Important in this regard is the way in which developments are increasingly mixed-use, with offices featuring alongside labs. At its Regent’s Place campus, British Land is delivering 700,000sqft of lab and office space. The company has also recently submitted plans for the transformation of the nearby Euston Tower office building, which will be redeveloped into a mixed-use building with a focus on science and innovation.

And at Canada Water, a 52-acre masterplan has the potential to be another significant innovation cluster, with the design of 300,000sqft of new high-quality space to support science and innovation businesses. 

Walters says London “is the dominant cluster in the UK” with over 1,400 companies, employing 46,000 people, “over 40% of post-pandemic VC, four top-20 academic institutions for life sciences and the strongest start-up concentration”.

In other regional hubs, speculative development of specialised lab space has been more modest. However, Goodford is clear that “it is likely there will be growth in the UK market as the life-sciences sector concentrates more on manufacturing applications and contract research-driven demand”.

This is very much borne out by the work of Bruntwood SciTech and its partnership with LGIM and Greater Manchester Pension Fund (see Q&A on page 40), but also by John Leake, business growth director at Sci-Tech Daresbury, located in the Liverpool City region, and chair of the UK Science Park Association. “There is predicted very significant growth in the North of England, the Northern Health Sciences Alliance has reported, with employment expected to double from 2020 to 2040 and GVA [gross value added] tripling from just over £5bn to over £16bn.”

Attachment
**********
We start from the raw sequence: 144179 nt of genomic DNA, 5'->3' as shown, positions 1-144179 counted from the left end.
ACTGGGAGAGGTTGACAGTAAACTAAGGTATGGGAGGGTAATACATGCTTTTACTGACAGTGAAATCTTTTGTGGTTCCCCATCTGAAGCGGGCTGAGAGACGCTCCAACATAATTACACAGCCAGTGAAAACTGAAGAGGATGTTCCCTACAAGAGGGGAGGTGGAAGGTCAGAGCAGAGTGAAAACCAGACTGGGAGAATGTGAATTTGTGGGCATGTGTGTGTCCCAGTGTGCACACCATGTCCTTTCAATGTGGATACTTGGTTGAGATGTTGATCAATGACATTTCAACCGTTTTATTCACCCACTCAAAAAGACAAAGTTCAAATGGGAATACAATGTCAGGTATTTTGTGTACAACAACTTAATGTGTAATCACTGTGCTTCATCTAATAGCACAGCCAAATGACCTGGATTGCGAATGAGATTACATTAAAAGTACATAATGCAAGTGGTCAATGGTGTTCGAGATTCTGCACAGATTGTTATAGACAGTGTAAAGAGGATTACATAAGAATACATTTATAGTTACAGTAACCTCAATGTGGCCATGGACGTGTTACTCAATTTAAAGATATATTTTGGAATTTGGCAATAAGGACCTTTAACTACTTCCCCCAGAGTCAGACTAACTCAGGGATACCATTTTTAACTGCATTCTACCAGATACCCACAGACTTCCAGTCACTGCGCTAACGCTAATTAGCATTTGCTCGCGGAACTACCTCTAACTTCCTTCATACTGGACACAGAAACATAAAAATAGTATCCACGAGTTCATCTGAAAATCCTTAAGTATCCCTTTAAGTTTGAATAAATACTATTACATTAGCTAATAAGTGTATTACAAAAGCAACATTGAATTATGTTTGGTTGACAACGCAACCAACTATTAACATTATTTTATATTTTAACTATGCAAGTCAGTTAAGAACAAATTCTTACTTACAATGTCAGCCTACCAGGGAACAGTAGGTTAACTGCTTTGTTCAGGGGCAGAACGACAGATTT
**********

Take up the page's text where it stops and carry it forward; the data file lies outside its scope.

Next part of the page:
New technologies are key in this outward spread. An R&D facility at Sci-Tech Daresbury for PsiQuantum, a recently opened US-based quantum computing company, has received US$700m of investment to date. According to Leake, the facility “will play a key part in their innovation pathway to developing the first usable quantum computer tapping into the expertise and cryogenic facilities in STFC’s Daresbury Laboratory”.


“The line between what constitutes a life-sciences company and what constitutes a technology company will become increasingly blurred”


Emily Slupek, partner at Bidwells, highlights an “interesting development” – a convergence of the technology and life-sciences sectors. “Financial pressures on drug discovery, the increased availability of data and technological advancements mean that the line between what constitutes a life-sciences company and what constitutes a technology company will become increasingly blurred,” she says. 

From a physical real estate perspective, this shift might entail the construction of science and technology buildings that can accommodate both needs within one ecosystem, with a blend of office and computing space with wet laboratory facilities.

“Where it is not possible for science and technology providers to be situated within the same ecosystem, it is important that the right infrastructure is in place to facilitate face-to-face collaboration,” say Slupek. “This means further capital expenditure into things like transport and housing.”

Bidwells surveyed science and tech companies and found that two-thirds wanted their partners located within two hours’ travel. “This is because face-to-face collaboration is important,” says Slupek.